Updated NIOSH Guidance - Respirators and Facial Hair

September 17, 2018
The OSHA requirement for respirators has been interpreted as: When a respirator is required, an employer is prohibited from allowing respirators with tight-fitting facepieces to be worn by employees who have “facial hair that comes between the sealing surface of the facepiece and the face or that interferes with valve function. Facial hair is allowed as long as it does not protrude through the respirator seal or extend far enough to interfere with the device’s valve function.”
OSHA and ANSI Z88.10-2010 prohibit fit testing respirators when facial hair is at the sealing surface of the respirator. OSHA’s Fit Testing Procedures, 29 CFR 1910.134 Appendix A, Part I, (A)(9), states The test shall not be conducted if there is any hair growth between the skin and the facepiece sealing surface, such as stubble beard growth, beard, mustache or sideburns which cross the respirator sealing surface. Any type of apparel which interferes with a satisfactory fit shall be altered or removed.”
Last month, NIOSH updated its guidance regarding facial hair and respirators as follows:
“Facial hair that lies along the sealing area of the respirator, such as beards, sideburns, moustaches, or even a few days growth of stubble, should not be permitted on employees who are required to wear respirators that rely on tight facepiece fit. Facial hair either growing in or protruding into the area of the primary sealing surfaces of the respirator will prevent a good seal. Any degradation to the respirator seal will degrade the ability of the respirator to deliver protection, in effect it will have a reduced protection factor. Respirators that normally support a negative pressure in the facepiece will have an increased potential to allow leakage of contaminated air into the facepiece. Respirators designed to maintain a positive facepiece pressure will suffer from reduced service time along with wasting breathing air during use. A worker should not enter a contaminated work area when conditions prevent a good seal of the respirator facepiece to the face.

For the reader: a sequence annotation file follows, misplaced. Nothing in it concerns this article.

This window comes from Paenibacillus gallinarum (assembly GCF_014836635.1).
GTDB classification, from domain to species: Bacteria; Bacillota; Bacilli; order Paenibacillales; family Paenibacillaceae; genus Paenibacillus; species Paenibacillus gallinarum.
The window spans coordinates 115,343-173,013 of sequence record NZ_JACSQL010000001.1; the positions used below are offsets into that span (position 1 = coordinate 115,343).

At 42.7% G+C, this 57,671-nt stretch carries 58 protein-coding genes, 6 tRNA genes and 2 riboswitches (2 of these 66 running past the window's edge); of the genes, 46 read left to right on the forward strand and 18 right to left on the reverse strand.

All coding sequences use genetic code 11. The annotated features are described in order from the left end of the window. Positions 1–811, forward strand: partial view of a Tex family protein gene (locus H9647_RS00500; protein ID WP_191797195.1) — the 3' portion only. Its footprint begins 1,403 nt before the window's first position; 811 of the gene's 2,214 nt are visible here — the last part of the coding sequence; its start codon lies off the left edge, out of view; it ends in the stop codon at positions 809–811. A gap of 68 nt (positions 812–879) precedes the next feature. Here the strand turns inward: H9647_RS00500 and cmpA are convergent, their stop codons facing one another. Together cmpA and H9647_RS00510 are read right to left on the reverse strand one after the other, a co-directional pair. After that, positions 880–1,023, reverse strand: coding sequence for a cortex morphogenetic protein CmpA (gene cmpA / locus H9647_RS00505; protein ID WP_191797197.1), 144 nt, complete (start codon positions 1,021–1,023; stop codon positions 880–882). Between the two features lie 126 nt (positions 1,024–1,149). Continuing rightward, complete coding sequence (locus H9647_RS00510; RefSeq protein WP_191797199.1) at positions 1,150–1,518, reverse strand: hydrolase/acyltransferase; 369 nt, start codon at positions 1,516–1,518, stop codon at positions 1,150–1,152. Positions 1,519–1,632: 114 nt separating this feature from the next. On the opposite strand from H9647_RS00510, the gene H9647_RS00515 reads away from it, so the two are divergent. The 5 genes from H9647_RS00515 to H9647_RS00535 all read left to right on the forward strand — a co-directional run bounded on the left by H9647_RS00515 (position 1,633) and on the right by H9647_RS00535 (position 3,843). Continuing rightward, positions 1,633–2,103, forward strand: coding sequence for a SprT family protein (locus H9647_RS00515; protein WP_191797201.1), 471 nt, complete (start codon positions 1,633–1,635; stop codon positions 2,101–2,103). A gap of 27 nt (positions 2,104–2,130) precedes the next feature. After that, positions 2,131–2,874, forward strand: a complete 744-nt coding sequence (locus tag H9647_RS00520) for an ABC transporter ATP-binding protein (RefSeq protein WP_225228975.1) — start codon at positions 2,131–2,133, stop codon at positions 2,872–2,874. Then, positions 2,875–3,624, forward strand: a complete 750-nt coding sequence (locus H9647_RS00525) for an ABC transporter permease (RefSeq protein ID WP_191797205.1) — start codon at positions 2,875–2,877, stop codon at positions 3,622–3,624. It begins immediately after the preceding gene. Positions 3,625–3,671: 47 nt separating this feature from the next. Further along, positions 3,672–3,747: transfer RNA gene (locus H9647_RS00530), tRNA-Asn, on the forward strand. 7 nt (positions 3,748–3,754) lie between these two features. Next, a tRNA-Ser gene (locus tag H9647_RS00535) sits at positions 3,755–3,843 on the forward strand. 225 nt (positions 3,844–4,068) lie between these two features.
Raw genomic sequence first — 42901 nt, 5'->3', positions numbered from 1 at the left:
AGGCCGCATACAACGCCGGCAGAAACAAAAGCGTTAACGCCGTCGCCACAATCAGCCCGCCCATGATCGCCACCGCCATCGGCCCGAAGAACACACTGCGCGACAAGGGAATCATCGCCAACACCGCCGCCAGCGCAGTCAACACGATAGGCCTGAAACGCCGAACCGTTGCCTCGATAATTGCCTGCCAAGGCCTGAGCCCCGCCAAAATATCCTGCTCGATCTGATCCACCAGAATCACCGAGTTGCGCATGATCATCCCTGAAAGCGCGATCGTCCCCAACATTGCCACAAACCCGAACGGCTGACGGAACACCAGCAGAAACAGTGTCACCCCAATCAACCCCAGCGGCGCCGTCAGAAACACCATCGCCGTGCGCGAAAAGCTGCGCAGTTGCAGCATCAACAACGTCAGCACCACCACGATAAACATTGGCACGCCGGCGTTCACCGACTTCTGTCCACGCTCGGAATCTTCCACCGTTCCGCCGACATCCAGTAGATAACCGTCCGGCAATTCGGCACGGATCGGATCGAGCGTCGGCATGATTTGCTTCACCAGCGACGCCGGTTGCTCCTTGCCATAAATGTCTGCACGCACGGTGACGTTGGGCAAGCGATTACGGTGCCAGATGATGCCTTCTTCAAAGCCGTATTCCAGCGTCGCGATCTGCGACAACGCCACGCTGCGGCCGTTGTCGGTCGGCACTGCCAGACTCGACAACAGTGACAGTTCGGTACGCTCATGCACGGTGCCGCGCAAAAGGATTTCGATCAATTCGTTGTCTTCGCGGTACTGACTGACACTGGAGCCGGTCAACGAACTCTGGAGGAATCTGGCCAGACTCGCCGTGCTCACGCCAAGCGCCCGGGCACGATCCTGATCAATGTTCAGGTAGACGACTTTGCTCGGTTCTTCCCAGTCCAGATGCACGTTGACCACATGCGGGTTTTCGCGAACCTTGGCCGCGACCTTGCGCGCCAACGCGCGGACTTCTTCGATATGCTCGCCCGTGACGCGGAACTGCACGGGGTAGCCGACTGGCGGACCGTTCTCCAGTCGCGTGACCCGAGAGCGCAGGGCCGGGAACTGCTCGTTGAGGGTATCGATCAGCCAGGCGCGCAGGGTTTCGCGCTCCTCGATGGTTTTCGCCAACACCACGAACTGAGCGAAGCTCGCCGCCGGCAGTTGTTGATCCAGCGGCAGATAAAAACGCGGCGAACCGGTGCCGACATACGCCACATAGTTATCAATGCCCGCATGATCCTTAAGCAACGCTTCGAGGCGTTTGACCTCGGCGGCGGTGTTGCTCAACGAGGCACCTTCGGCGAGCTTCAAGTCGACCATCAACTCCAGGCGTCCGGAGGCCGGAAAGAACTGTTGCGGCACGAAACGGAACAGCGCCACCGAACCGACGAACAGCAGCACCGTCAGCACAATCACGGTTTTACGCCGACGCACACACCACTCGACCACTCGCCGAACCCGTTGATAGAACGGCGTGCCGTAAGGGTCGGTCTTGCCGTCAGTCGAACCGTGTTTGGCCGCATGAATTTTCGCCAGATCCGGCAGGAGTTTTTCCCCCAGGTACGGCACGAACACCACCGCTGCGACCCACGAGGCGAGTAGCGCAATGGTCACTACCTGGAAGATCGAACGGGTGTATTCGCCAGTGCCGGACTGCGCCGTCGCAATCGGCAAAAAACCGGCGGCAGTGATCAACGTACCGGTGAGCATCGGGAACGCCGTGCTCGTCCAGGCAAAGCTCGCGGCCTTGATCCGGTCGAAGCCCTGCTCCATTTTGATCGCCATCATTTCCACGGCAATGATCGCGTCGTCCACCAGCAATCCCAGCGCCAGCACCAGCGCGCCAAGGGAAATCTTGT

This interpretation applies to all primary seals of tight-fitting full and half facepiece respirators, as well as tight-fitting respirator designs that rely on a neck dam seal.